Growing up, Tim and I were very close, even though we didn’t always get along particularly well. Chris, being the eldest, got a room to himself in the three bedroom apartment we grew up in, leaving Tim and I to share a room for most of our childhood. Anyone with siblings can fill in the blanks there—wild swings between being best friends and worst enemies, between misbehaving together and running to Mom to rat out the other’s misbehavior. We had a reputation for being unruly. According to one family legend, one of our Aunts, stuck babysitting us on a week off from school, lost her patience with our constant bickering and fighting, shouting, “You’re ruining my sister’s life!” But when I think about those days with my brother now, I don’t think about fights and bruises and body slams from the top bunk bed. I think about staying up past our bedtimes to watch monster movies on cable, sneaking out to the kitchen to warm up pizza bagels, hoping the DING! from the hefty 1980s Sherman Tank of a microwave didn’t wake our mother. Or playing through Super Nintendo RPGs, taking turns navigating tiny character sprites through mountain ranges and deserts. Or reading an Illustrated Classics version of Frankenstein to him before bed when he wasn’t quite old enough to read.
This is the childhood Tim evokes in his transcontinental voice message, telling a story about a night I hadn’t remembered, back when we were teenagers. Tim was incredibly brilliant—he could tell you anything about insects and animals at age 5, read Freud recreationally in early high school, devour Lovecraft and Tolkien novels and then quote the most arcane passages back at you. He struggled, though, with the rigid structure of classes and schoolwork. He couldn’t bring himself to complete homework or take home projects. He’d get into epic arguments with my mother trying to avoid his assignments.
On one particular night, after one of those protracted battles with my mother, he came into our bedroom, crying and screaming. I pretended to be asleep at first, but eventually I couldn’t bear to. He was lying in bed, sobbing. I don’t remember what I told him exactly, other than that he was right, and he shouldn’t give up, that he was too smart to let it get to him. I wouldn’t have remembered it at all if Tim hadn’t told me the story that night, over the phone, years later. “I love you brother,” he said, at the end of the voice message. “You taught me everything I know.” By now I am sitting on the toilet, holding the phone to my ear in the single lighted room of a dark apartment. I am crying. I am full of warmth and love. My brother is here. He has come to save me.
* * *
The Lord of the Rings movies got to me young, and they’ll never let me go. They exert a nostalgic pull that I can’t resist no matter how many terrible prequels are released, no matter how poorly some of the green screen shots have held up. My brothers and I used to watch them together. We’d get the DVDs as they were released just before Christmas and hole up in one of the bedrooms of our mother’s house, watching them late into the night while our mother baked cookies or wrapped presents downstairs. We were slightly too old to be doing this, but we also held on greedily to this last semblance of childhood. To this day, I’ll watch any of these movies through to the end any time they come on television (i.e., literally every single Sunday afternoon on TNT).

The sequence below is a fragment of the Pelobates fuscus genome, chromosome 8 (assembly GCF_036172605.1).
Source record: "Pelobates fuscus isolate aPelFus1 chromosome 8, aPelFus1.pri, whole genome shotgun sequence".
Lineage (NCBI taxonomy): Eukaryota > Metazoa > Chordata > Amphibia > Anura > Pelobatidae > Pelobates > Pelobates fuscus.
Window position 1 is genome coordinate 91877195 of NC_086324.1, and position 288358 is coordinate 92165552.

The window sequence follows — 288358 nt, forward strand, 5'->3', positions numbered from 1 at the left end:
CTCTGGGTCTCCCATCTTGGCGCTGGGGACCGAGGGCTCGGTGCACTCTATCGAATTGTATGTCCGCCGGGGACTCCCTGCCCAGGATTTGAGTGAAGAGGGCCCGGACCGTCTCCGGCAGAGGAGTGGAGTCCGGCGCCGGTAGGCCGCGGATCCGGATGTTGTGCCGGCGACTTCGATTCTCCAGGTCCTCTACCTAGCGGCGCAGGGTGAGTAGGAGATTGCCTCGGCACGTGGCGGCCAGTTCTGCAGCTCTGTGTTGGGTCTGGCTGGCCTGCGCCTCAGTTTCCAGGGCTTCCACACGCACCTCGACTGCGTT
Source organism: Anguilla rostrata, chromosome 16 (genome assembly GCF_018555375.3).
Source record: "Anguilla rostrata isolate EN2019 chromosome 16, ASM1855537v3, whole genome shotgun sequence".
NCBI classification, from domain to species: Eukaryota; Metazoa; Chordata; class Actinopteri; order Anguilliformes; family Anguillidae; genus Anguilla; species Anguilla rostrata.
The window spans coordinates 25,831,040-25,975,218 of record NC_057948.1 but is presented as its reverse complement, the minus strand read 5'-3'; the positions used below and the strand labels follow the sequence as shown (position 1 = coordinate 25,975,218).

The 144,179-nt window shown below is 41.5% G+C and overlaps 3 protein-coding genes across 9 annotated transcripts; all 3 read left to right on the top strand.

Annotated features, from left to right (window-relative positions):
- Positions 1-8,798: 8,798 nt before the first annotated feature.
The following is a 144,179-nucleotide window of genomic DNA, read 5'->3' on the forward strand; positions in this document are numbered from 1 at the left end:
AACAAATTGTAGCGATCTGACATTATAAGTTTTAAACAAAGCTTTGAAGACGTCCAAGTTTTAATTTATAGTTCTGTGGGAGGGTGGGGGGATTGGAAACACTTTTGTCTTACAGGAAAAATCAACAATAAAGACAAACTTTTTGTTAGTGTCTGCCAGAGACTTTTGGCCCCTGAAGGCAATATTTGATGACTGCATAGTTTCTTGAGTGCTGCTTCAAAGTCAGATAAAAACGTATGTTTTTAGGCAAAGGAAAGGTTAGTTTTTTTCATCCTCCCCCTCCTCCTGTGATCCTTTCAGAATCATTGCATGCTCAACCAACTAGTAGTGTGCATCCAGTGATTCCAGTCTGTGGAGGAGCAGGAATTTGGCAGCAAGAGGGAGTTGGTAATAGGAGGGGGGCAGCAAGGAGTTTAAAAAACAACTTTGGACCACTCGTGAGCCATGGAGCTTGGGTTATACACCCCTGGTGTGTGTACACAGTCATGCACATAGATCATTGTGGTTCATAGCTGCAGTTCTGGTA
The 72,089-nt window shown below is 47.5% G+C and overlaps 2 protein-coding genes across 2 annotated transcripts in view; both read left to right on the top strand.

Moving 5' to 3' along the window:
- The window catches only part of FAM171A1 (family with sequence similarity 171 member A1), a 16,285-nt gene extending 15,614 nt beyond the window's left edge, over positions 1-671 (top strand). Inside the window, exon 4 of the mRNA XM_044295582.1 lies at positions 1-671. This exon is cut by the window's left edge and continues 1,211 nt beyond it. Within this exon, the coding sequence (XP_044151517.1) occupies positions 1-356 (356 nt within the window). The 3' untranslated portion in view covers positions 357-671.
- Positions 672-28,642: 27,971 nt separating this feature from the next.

Like any fantasy epic, they’re full of violence, full of men proving their heroism by murdering creatures with rubber faces, mo-cap faces, procedurally generated faces. And I’m not going to try to tell you that I don’t enjoy watching Viggo Mortensen wipe blood off of his sword, or seeing John Rhys Davies slice the heads off of orcs with his axe, or suspending my disbelief as a tiny digital cartoon with Orlando Bloom’s face tacked on runs up the side of an elephant. But none of that is what keeps me coming back, time after time, hour after hour after hour, Sunday afternoon after Sunday afternoon. I want to see Viggo Mortensen, petals falling down around his crowned head, telling the four Hobbits that they no longer need to bow. I want to see Sam hoisting Frodo on his shoulders, promising that he will carry him when all his strength has failed. I want to see Sam drinking his half cup of beer, smiling bashfully at his friends, believing for one fleeting moment that his troubles are at an end, that his pain is over.
We don’t teach men how to love. Especially not each other. I’m no better, even though I feel that I should be. I’ve lived most of my life in the shadow of a father who didn’t love me well enough. Shouldn’t I, of all people, be able to easily overcome that most cliché of male shortcomings? It shouldn’t take the end of the world for one man to tell another how much he loves him. It shouldn’t take fire and flame and poison and blood, or 3 a.m. delirium and seven Jim Beams. I love my brother. I want to tell him. I want to say it. I want telling him so to be masculinity. I want the voice that tells me how stupid all of this sounds—even now—to not be quite so loud. I want the fighting to be over. I want the pain the stop. I don’t want to have to say goodbye. I want Frodo to find the strength to live his life. I don’t want him to sail on that ship to the world of bad silver wigs and worse Annie Lennox songs. I want him to take Sam by the hand. I want them to walk home together. I want them to raise another glass in the pub. I want them to stay up all night, telling stories. By the time the sun comes up, neither can remember who began speaking. Which one of them was the hero? Which one needed saving?